There are currently 12 ETFs in the Total Bond Market ETFdb Category, with aggregate assets of almost $30 billion. The majority of these assets are in two funds linked to the broad-based Barclays Capital U.S. Aggregate Bond Index: Vanguard’s BND and iShares’ AGG. Again, the iShares product was on the market first (AGG launched in 2003, BND debuted in 2007). And again, the Vanguard fund is cheaper, charging 12 basis points compared to 24 for AGG.
A similar story is playing out in this head-to-head battle as well; AGG remains the largest total bond market ETF, but the low cost alternative is quickly gaining ground:
|ETF||2008 Inflows||2009 Inflows||2010 Inflows|
|Source: NSX. $ in millions|
The three cases outlined above would suggest that ETF investors are very cost conscious, and that they are gravitating towards the cheapest options to accomplish their investment objectives. But there is some evidence to the contrary as well; a low expense ratio is clearly not enough to ensure an ETF’s success.
DJP vs. DJCI
The iPath Dow Jones-UBS Commodity ETN (DJP) is one of the most popular broad-based commodity ETPs with nearly $3 billion in assets. The ETN is linked to the Dow Jones-UBS Commodity Index Total Return, a futures-based benchmark that offers exposure to about 10 different resources. With an expense ratio of 0.75%, DJP is 50% more expensive than the Dow-Jones UBS Commodity Index ETN from UBS (DJCI), which charges just 50 basis points. Somewhat surprisingly, however, DJCI has just about $25 million in assets–or less than 1% of DJP’s AUM. For whatever reason, investors haven’t taken advantage of the opportunity to make a free 25 bps.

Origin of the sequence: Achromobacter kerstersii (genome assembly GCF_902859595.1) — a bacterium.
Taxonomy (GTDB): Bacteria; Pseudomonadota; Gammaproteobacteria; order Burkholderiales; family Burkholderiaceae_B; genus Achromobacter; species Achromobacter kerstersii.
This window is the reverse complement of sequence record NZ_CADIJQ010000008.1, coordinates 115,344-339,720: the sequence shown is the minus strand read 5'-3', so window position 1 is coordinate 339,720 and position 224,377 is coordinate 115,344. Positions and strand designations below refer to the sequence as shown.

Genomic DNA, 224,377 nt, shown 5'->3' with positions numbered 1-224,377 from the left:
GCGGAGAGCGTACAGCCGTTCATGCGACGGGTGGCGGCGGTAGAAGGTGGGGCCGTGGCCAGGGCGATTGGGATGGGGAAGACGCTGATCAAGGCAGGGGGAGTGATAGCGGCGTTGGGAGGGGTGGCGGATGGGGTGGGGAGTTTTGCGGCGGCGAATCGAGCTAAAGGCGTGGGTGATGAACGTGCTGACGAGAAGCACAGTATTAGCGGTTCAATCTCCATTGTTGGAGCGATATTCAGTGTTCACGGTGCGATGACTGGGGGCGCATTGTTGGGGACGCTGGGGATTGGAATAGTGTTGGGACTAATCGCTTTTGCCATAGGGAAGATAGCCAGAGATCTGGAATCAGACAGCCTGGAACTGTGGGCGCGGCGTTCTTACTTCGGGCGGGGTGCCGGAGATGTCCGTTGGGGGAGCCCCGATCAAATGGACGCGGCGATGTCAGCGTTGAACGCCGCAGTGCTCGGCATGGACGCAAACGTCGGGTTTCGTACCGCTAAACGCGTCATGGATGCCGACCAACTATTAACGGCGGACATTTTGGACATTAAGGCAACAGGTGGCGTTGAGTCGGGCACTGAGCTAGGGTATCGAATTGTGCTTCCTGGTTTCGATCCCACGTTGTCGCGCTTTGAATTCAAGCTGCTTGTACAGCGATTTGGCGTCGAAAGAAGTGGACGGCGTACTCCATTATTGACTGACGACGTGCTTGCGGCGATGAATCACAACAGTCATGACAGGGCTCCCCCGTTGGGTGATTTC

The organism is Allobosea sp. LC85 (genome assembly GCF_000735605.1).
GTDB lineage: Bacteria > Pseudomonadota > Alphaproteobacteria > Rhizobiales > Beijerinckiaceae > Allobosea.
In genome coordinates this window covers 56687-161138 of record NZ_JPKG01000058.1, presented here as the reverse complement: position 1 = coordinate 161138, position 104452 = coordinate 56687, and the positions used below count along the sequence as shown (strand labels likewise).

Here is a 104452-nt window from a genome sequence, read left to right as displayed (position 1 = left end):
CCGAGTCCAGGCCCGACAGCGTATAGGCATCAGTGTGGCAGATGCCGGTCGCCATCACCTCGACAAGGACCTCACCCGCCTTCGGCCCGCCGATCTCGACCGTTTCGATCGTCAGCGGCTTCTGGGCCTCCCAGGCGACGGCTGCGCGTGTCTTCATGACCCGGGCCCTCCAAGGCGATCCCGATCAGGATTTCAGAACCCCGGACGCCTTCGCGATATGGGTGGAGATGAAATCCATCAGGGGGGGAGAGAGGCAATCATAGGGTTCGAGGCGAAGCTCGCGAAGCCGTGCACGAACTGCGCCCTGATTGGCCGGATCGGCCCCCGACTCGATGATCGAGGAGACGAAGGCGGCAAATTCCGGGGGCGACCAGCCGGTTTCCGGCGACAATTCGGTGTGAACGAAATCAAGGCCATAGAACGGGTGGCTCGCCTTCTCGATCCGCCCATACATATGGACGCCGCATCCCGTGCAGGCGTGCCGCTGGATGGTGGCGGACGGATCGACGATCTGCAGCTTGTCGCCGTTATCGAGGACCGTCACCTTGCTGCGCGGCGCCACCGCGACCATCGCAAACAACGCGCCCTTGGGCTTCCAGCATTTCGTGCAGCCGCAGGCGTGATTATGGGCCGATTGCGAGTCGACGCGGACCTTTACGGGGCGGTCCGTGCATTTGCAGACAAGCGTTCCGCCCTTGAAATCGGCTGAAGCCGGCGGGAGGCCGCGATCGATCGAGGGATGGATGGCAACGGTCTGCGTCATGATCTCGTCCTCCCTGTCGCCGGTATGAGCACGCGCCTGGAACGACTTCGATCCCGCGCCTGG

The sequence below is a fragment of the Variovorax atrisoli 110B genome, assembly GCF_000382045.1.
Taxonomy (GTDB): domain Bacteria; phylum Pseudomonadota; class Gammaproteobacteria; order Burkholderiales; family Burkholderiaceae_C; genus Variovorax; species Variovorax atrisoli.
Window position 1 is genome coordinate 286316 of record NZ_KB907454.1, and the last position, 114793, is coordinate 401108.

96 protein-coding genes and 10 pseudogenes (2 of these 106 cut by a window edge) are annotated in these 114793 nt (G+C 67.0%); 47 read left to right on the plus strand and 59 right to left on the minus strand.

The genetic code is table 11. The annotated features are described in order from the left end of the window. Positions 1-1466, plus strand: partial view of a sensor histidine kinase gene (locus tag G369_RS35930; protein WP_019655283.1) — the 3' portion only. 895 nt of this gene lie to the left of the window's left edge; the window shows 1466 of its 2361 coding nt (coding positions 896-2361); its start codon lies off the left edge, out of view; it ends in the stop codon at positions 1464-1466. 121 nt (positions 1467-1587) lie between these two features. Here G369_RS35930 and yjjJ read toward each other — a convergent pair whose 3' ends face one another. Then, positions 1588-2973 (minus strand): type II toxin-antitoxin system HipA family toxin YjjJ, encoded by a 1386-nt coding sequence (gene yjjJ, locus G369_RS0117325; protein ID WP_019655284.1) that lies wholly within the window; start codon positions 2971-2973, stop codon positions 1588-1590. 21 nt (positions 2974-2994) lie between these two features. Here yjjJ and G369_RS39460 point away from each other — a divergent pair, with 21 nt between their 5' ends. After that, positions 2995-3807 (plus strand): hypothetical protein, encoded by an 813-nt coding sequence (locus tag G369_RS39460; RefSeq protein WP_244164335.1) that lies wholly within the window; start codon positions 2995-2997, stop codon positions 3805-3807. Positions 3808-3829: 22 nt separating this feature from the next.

Above we highlighted the Vanguard Total Bond Market ETF (BND) as an increasingly popular broad-based bond fund. But among funds seeking to replicate the Barclays Capital U.S. Aggregate Bond Index, BND isn’t the cheapest option; that honor belongs to State Street’s LAG, which charges just 0.1345%. And just how has that cost advantage worked out for this SPDR? More than three years after launch, LAG has about $220 million in assets–about 1% of the aggregate assets in the more expensive AGG and BND [also read For ETF Investors, The Details Matter].
In May of last year, GlobalShares cut the expense ratio on its FTSE Emerging Markets Fund (GSR) from 0.35% to 0.25%, making it the cheapest in the Emerging Markets ETFdb Category. Previously, GlobalShares had waived the entire management fee for GSR, offering the fund with a temporary expense ratio of 0.0%. But those steps failed to generate much interest; when GlobalShares announced at the end of September that it was pulling out of the U.S. ETF industry, GSR had a whopping $4 million in year-to-date cash inflows.
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Disclosure: No positions at time of writing.